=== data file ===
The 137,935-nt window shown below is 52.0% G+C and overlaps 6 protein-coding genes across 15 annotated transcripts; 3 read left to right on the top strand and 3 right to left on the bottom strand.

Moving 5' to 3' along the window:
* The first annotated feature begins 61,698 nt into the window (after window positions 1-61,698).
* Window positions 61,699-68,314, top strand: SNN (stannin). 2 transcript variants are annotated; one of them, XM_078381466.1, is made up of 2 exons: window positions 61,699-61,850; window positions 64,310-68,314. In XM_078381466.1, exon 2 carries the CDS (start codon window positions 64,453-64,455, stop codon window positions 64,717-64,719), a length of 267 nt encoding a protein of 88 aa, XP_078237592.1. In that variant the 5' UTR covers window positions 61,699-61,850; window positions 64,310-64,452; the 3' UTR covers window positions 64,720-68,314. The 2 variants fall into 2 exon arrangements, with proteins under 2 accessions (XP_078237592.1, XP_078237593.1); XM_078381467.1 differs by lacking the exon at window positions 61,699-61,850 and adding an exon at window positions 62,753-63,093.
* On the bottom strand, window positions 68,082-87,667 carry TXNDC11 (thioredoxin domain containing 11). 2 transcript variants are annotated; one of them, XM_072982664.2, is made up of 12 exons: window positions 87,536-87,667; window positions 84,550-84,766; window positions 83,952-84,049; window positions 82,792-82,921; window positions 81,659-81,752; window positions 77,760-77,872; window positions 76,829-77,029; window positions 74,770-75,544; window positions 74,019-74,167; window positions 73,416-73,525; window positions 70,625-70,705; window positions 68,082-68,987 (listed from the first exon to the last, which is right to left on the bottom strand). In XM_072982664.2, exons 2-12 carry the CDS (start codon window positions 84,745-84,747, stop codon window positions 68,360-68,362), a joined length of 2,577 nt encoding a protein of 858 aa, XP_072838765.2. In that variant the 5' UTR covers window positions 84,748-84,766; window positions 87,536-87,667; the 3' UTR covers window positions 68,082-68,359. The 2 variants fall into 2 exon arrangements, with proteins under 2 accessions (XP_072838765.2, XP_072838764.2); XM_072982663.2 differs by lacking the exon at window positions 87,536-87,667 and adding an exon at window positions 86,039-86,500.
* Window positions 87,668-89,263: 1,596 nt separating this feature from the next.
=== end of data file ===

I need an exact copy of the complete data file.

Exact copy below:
The 137,935-nt window shown below is 52.0% G+C and overlaps 6 protein-coding genes across 15 annotated transcripts; 3 read left to right on the top strand and 3 right to left on the bottom strand.

Moving 5' to 3' along the window:
* The first annotated feature begins 61,698 nt into the window (after window positions 1-61,698).
* Window positions 61,699-68,314, top strand: SNN (stannin). 2 transcript variants are annotated; one of them, XM_078381466.1, is made up of 2 exons: window positions 61,699-61,850; window positions 64,310-68,314. In XM_078381466.1, exon 2 carries the CDS (start codon window positions 64,453-64,455, stop codon window positions 64,717-64,719), a length of 267 nt encoding a protein of 88 aa, XP_078237592.1. In that variant the 5' UTR covers window positions 61,699-61,850; window positions 64,310-64,452; the 3' UTR covers window positions 64,720-68,314. The 2 variants fall into 2 exon arrangements, with proteins under 2 accessions (XP_078237592.1, XP_078237593.1); XM_078381467.1 differs by lacking the exon at window positions 61,699-61,850 and adding an exon at window positions 62,753-63,093.
* On the bottom strand, window positions 68,082-87,667 carry TXNDC11 (thioredoxin domain containing 11). 2 transcript variants are annotated; one of them, XM_072982664.2, is made up of 12 exons: window positions 87,536-87,667; window positions 84,550-84,766; window positions 83,952-84,049; window positions 82,792-82,921; window positions 81,659-81,752; window positions 77,760-77,872; window positions 76,829-77,029; window positions 74,770-75,544; window positions 74,019-74,167; window positions 73,416-73,525; window positions 70,625-70,705; window positions 68,082-68,987 (listed from the first exon to the last, which is right to left on the bottom strand). In XM_072982664.2, exons 2-12 carry the CDS (start codon window positions 84,745-84,747, stop codon window positions 68,360-68,362), a joined length of 2,577 nt encoding a protein of 858 aa, XP_072838765.2. In that variant the 5' UTR covers window positions 84,748-84,766; window positions 87,536-87,667; the 3' UTR covers window positions 68,082-68,359. The 2 variants fall into 2 exon arrangements, with proteins under 2 accessions (XP_072838765.2, XP_072838764.2); XM_072982663.2 differs by lacking the exon at window positions 87,536-87,667 and adding an exon at window positions 86,039-86,500.
* Window positions 87,668-89,263: 1,596 nt separating this feature from the next.